How to juggle motherhood and a cricket career.

Australia’s cricketing women played their first game for the Women’s Big Bash League in Melbourne last weekend.

Around 1,500 people turned up to watch the Melbourne Stars win two-from-two in the first fixture of the Rebel Women’s Big Bash League. In that Melbourne Stars team is a mum, Kelly Applebee. A fellow Melbourne player (playing for the Melbourne Renegades) Sarah Elliot is also a mum. Both of these women are 33 years old, mothers and have been playing elite cricket for 15 years.

These two women are part of an inaugral Australian women’s cricket league and are juggling motherhood with training and their busy playing schedule. The summer for both of these women will be extremely full-on, busy, but also a lot of fun.

The women are excited about the competition (Post continues after the video)…

Video via cricket.com.au

Their story is one of determination, so we spoke to them about the stresses of managing family and a sporting career. Here’s what they had to say.

Kelly Applebee:

Why did you first get into cricket?

KA: I started playing when I was nine. Living in a country town, I followed my dad around when he played. Instead of watching I decided to start playing. I played all of my junior years in a boys competition.

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What are you most excited about playing in the WBBL?

KA: The exposure to the women’s game. Since I’ve been playing we’ve seen an increase in promotion. However, I feel the WBBL will put women’s cricket on the map. The number of international players involved in the WBBL is exciting. It’s only going to strengthen the brand of cricket this year and in the future. It’s an exciting pathway for young girls interested in sports. I believe this competition will fast track our female cricketers to become fulltime professional athletes.

the wbbl cricket competition
Kelly Applebee. Image via Getty.

How do you handle the stress of managing motherhood and a sporting career?

KA: Finding the right balance between sport, working fulltime and motherhood is the key. Having a support network around me is critical which I’m very lucky to have. I guess being open about how you are feeling physically and mentally is important. Being in the moment is essential. When I’m with Ella I really try and give my full attention to her and likewise when I’m at cricket.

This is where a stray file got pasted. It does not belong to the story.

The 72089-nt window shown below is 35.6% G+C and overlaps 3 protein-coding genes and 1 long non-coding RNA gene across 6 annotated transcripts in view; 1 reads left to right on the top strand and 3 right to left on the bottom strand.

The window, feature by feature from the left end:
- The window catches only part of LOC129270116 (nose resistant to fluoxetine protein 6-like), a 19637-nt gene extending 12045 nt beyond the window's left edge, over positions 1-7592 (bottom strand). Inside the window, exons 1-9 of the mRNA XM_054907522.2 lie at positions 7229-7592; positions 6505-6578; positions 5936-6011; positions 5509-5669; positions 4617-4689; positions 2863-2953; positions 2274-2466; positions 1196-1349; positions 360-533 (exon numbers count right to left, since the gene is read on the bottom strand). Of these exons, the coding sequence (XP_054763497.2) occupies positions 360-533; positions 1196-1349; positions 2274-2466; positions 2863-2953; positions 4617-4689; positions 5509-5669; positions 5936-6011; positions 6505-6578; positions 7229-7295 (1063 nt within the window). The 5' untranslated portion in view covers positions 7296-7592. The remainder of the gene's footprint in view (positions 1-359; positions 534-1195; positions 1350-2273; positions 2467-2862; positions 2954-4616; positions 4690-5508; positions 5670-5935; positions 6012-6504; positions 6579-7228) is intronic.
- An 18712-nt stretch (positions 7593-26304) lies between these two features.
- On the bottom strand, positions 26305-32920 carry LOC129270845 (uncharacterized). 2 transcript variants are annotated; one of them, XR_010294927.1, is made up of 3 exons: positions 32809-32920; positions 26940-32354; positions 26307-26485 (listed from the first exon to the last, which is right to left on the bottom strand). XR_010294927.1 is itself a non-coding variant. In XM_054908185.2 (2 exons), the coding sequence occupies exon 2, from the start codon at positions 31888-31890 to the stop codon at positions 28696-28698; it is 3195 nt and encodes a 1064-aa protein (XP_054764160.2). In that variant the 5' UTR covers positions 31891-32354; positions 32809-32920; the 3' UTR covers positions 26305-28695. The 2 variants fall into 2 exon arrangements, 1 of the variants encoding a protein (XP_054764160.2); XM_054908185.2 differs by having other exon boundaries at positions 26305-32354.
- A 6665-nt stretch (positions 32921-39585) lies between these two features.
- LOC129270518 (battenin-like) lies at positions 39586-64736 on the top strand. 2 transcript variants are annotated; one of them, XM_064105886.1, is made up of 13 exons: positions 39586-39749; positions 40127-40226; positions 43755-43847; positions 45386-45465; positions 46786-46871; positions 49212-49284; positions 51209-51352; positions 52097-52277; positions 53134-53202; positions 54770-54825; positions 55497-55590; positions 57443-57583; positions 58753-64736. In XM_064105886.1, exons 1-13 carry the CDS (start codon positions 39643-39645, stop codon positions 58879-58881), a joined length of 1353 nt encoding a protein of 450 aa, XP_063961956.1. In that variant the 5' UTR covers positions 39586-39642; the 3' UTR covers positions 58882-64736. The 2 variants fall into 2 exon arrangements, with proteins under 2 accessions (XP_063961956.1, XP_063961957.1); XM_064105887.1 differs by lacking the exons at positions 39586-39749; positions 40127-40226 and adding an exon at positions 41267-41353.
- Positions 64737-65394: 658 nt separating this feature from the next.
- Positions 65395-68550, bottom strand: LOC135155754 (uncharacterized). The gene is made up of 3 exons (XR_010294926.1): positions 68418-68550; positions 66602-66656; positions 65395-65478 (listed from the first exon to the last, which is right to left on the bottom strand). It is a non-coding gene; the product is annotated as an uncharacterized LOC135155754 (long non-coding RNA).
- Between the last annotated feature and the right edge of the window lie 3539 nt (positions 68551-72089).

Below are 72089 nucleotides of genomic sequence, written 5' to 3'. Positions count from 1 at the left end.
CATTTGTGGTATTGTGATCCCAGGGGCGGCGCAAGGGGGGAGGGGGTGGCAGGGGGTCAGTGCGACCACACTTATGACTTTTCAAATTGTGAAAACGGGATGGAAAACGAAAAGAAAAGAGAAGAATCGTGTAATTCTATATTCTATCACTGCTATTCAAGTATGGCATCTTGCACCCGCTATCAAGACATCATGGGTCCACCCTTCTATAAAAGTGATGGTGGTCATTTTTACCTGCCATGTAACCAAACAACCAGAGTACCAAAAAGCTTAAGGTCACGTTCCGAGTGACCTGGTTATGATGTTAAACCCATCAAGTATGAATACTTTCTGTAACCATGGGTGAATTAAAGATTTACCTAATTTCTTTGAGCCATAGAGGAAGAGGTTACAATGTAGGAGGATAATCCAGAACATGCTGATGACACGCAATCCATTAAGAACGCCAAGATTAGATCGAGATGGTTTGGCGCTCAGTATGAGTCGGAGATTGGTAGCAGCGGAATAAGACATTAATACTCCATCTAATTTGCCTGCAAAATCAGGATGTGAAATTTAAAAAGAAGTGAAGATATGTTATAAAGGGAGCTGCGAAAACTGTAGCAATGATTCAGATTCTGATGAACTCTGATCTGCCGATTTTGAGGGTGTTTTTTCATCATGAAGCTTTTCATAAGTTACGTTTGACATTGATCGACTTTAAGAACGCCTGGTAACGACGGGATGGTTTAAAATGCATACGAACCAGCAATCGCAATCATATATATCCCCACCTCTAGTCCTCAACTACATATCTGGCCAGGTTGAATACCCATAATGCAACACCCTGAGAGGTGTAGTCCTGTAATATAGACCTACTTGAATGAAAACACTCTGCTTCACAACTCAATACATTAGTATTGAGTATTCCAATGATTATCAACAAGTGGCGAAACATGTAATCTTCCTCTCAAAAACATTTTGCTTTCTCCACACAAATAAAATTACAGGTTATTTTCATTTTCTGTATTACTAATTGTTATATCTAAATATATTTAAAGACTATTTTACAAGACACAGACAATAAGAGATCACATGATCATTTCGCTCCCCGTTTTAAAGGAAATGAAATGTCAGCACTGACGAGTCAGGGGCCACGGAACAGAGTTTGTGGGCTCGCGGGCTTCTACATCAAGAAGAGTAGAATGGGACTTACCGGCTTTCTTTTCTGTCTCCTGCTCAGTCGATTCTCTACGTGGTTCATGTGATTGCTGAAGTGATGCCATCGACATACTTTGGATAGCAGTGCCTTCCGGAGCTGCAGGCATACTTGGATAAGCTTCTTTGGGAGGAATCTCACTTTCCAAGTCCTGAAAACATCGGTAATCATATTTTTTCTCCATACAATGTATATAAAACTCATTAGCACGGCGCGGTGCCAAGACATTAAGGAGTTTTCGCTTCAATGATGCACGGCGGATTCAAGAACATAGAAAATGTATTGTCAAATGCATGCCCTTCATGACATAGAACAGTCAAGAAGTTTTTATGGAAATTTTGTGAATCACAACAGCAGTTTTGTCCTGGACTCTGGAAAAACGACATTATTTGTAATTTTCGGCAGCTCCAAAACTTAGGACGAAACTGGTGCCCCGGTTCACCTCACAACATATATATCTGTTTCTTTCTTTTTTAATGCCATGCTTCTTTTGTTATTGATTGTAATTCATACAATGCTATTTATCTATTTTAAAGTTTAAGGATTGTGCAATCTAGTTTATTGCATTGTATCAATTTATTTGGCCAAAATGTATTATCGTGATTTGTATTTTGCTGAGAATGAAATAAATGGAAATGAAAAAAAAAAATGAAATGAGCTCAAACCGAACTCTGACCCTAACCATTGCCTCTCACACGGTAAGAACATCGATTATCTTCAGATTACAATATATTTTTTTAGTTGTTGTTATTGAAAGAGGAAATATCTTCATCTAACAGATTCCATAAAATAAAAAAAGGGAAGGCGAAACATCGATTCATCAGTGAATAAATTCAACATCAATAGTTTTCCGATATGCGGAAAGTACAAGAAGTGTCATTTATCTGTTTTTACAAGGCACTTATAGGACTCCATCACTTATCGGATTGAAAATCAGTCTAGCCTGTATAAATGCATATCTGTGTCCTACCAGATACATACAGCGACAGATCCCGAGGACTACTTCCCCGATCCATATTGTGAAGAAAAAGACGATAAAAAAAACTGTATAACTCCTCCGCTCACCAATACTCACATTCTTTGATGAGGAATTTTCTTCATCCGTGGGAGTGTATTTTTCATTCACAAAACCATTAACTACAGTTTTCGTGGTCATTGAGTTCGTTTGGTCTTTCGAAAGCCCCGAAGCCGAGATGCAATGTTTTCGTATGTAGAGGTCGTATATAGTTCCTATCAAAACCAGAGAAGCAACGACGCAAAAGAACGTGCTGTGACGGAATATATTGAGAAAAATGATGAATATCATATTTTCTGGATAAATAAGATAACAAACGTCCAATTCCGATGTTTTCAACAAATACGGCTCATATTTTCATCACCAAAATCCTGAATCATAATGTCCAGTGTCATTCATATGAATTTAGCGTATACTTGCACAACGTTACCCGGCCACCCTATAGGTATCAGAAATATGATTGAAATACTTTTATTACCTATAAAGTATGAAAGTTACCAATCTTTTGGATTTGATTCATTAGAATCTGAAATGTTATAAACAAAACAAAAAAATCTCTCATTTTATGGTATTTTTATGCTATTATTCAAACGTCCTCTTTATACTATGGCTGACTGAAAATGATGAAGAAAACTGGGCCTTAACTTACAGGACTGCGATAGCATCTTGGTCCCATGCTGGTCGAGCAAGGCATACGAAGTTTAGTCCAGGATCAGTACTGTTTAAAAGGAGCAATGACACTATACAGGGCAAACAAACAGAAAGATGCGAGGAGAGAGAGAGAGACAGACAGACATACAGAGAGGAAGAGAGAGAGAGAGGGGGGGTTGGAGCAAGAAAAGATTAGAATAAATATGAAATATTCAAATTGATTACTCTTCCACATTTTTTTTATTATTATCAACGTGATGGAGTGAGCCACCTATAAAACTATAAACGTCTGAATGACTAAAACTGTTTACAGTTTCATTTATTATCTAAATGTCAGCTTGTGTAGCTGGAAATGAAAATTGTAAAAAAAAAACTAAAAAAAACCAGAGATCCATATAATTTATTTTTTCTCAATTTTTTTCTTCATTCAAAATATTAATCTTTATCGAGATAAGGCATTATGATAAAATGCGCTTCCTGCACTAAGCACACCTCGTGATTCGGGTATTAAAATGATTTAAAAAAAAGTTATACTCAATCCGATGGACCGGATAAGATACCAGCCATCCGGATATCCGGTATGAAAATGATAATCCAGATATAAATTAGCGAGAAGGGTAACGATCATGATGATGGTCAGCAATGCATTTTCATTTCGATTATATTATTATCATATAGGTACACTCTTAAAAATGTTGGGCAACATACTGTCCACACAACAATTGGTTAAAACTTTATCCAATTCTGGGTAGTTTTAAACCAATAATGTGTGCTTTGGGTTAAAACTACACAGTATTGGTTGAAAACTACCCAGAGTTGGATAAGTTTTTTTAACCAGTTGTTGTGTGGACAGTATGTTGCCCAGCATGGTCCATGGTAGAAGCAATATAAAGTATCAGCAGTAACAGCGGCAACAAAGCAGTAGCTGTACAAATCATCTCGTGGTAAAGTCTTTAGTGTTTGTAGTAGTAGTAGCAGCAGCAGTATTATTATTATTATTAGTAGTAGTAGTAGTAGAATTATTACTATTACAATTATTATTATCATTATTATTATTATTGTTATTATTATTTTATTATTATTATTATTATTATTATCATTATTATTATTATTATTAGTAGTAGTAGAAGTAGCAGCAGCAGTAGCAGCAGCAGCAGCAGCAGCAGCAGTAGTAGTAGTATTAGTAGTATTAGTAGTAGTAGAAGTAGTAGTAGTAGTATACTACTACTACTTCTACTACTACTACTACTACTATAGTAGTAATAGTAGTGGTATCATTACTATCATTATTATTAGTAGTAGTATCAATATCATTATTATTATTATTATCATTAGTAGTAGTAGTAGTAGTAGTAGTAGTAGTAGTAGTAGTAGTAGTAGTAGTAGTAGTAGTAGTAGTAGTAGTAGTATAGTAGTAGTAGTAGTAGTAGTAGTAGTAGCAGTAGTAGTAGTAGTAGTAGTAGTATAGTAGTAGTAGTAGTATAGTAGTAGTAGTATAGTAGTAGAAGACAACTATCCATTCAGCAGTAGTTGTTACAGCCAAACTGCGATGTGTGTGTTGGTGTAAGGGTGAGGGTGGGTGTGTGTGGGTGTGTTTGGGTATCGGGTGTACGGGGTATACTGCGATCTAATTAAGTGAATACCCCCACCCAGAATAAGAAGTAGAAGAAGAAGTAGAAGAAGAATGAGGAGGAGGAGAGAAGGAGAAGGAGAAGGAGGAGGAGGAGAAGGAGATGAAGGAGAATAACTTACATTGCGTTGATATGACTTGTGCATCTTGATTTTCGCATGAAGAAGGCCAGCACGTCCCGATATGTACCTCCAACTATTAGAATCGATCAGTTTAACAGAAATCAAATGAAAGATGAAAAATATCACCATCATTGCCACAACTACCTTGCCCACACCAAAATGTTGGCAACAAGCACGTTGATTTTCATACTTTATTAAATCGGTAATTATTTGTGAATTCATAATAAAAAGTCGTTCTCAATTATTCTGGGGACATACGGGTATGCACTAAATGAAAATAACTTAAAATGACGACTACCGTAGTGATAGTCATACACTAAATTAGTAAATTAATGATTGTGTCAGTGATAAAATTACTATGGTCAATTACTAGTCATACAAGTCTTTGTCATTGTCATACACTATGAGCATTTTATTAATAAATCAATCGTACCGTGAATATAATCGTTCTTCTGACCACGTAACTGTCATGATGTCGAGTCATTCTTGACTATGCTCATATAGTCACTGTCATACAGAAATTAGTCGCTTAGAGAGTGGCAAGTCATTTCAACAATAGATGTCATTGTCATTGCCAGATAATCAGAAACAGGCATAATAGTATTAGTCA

How do you juggle your commitments?

KA: Emma and I sit down every Sunday and plan out our weeks. Which includes doing a meal plan so we’re organised. I try and do our food shopping online to save time to help out at home. Emma and Ella will come into my work and have lunch occasionally on training days. This helps me feel like I’m seeing them more plus it breaks up the day nicely. Flexibility is also important. Sometimes your routine changes without notice when you have a baby so being able to adapt is vital. As an example, taking Ella on a run with me in the pram is something we have started doing which allows me to stay fit and spend time with Ella.

What advice would you give to other mums aspiring to have a sporting career?

KA: Just to give it a go. As they would know now, it’s amazing what you can fit into a day! At times it will be tough but it is very achievable and rewarding at the same time. Build a strong support network around you so they can help  you achieve your goal. Train smart and enjoy the success with your little family.

Sarah Elliot:

Why did you first get into cricket?

SE: I played every sport at school including cricket, enjoyed it and had some success, and so went on to join a club from there.

What are you most excited about playing in the WBBL?

SE: Playing with a new group of women, from some young up-and-coming stars to some interstate and very accomplished international players, as well as some of the regular spirit crew of course.

the wbbl cricket competition
Sarah Elliot. Image via Getty.

How do you handle the stress of managing motherhood and a sporting career?

SE: I’m lucky to have a very supportive crew around me. From my husband Rob, to my mum and dad, my brother, my sister-in-law, and countless other friends and family. Not to mention Cricket Victoria and Renegades coaching and support staff being extremely supportive and flexible. Being a mum certainly puts cricket back into perspective for me.

How do you juggle your commitments?

SE: Again family and friends keep me on track. I’m the most unorganised, organised person if that makes sense (it will to those who know me!) You just do what you do I think, lots of other mums juggle far more than I do.

 What advice would you give to other mums aspiring to have a sporting career?

Go for it, what a great opportunity!

And in other sporting news this week…

– Matildas midfielder, Sam Kerr is in the running to be the first ever player to win the Professional Footballers Australia’s Women’s Footballer of the Year award twice. She will be up against, Emily van Egmond, Elise Kellond-Knight, Caitlin Foord, Laura Alleway and Lydia Williams. The winner will be announced next week.

– Australia has lost to Great Britain in the Hockey World League Final. Helen Richardson-Walsj scored the only goal against our women’s team. Australia won their two previous fixtures in the tournament. Unfortunately Great Britain were the better team on the day.

– And in sad news for women’s sport in Australia next year, the Sydney Swans and GWS Giants won’t be fielding the women’s foundation teams in their 2017 season. While both clubs support the proposed national AFL competition, hoping to kick off in 2017, they won’t be giving their field up for the women. 

What sport have you been playing or watching this week?

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